What does a learner have to do then? What suggestions could we give him? 

   In order to help students practice intelligently, the teacher has to help him by recommending the following:

1. Review what has been done in class

2. Apply what he has done in class in something he is doing at school, university or work.  That is, if he has learnt how to give suggestions in class, he could start writing or recording recommendations to people in his environment. The student must experience that what he has been taught proves useful.

3. Watch videos. Just make sure to teach students how to take advantage of the videos. It is not useful at all to only share links without telling them what to do. Even better, open one of those links in class and model how to use them. Otherwise, watching videos or listening to them would be a waste of time and energy, yours and his.

4. Organize his time to practice constantly. There is not much efficiency in doing some exercises from time to time. Just remind them how many hours pilots, for instance, invest in their flights before becoming authorized pilots. 

5. Monitor their progress. For this, they first need to set objectives. Without them is like going to the supermarket and buy something and then return home and start wondering: What can I cook today? A waste of time and money, isn´t it?

By the way, some of these suggestions could also be useful for self-taught students who would try skipping classes or saving some money. In any way, one always needs some guidance. If one happens to have a kind of coach, as most of us teachers are, it could be better because we will save them time relying on our experience and knowledge, though I have met some students who needed merely very little help because they were already accustomed to studying on their own.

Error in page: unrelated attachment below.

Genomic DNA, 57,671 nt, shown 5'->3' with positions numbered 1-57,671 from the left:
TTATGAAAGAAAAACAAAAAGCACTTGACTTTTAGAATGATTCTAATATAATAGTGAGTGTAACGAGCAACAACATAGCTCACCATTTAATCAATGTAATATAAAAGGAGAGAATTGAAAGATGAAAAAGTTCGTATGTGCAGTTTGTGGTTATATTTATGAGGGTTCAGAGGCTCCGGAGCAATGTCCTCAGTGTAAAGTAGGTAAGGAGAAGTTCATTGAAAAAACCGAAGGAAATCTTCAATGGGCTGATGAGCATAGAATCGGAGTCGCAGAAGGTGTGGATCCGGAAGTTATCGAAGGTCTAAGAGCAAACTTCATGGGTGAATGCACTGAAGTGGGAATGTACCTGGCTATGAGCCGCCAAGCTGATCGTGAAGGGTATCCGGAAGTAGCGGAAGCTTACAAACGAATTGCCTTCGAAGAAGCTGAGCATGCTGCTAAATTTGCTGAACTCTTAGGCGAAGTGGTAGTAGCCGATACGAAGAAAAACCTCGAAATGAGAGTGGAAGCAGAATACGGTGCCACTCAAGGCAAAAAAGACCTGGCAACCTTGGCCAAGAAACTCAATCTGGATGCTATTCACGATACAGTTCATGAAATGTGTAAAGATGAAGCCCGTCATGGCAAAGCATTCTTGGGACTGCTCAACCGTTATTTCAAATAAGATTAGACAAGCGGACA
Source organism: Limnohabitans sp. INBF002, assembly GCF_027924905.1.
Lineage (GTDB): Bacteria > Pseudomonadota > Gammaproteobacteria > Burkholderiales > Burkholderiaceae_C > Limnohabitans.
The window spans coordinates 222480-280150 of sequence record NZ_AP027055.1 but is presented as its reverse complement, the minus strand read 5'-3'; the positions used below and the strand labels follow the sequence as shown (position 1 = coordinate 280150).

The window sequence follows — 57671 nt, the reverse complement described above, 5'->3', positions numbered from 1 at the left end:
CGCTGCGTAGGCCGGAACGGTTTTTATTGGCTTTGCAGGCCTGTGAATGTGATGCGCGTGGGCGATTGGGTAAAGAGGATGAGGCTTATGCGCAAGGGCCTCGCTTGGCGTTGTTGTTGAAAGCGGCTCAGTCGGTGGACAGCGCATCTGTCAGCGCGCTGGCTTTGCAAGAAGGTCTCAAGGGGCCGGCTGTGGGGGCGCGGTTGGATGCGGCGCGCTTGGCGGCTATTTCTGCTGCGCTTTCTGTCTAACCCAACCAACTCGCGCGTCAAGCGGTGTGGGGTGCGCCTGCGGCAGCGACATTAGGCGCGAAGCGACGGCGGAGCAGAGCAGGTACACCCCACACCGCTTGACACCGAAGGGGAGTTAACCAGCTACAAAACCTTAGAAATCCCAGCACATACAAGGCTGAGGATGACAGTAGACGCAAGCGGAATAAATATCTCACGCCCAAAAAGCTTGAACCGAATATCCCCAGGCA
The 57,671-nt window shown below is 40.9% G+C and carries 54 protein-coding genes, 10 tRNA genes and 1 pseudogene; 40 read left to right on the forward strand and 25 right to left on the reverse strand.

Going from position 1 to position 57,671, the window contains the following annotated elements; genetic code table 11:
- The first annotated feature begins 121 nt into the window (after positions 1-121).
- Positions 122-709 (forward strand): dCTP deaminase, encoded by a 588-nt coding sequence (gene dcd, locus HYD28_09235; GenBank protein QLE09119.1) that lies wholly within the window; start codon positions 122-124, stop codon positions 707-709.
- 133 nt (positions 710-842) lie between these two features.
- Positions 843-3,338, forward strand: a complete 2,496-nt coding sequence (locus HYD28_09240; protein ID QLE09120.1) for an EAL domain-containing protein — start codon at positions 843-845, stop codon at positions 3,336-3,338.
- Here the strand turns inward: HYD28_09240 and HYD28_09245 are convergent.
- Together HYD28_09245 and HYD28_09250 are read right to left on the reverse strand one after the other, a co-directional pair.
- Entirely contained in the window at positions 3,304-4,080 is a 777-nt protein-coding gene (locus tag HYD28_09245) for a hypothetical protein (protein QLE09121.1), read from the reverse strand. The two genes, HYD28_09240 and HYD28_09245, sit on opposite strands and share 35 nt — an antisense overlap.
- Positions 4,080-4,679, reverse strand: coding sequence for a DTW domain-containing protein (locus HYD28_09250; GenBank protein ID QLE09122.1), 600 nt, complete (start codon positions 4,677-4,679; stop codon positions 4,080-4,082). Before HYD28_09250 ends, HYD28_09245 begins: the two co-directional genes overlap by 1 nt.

What else can we suggest to our students? 
                                    Share your experience and ideas with us* 

(1) Piaget, J. The origins of intelligence in children. Norton & Company, New York,   NY; 1952


M.A. in Cognition, Learning and Development from PUCP, B.A. in Education with a major in English Teaching. Ms. Vila is currently Teacher trainer, Pedagogic Consultant and Member of the Research Team at Centro de Idiomas de la Universidad del Pacífico. She is Academic Director of International Contacts (test training & foreign applications advisory) and relationship manager for American universities´ MBA admissions officers with International Contacts. She is official Examiner for several University of Cambridge tests, freelance consultant with Universidad ESAN, experienced speaker on diverse English teaching issues for prestigious institutions, and senior international examinations trainer (GMAT, GRE, TOEFL, IELTS)

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miércoles, 3 de julio de 2019

Artificial Intelligence in The Classroom: A Threat or a Helping Hand?

                                                                                  By Zarela Cruz

         We all know the scenario: robots overtaking humans…how scary is that? When it comes to our classroom, what are the chances to be displaced by artificial intelligence or mere chatboxes?

         First of all, let’s get information about what artificial intelligence is capable to accomplish. I quite often read information about algorithms, chatboxes and apps, not only to be updated but also to try them myself. There is an important distinction to be made: technology used by teachers and technology employed by students.  Each one has definite purposes, to say the least.

         Below we can find some reflections about my findings: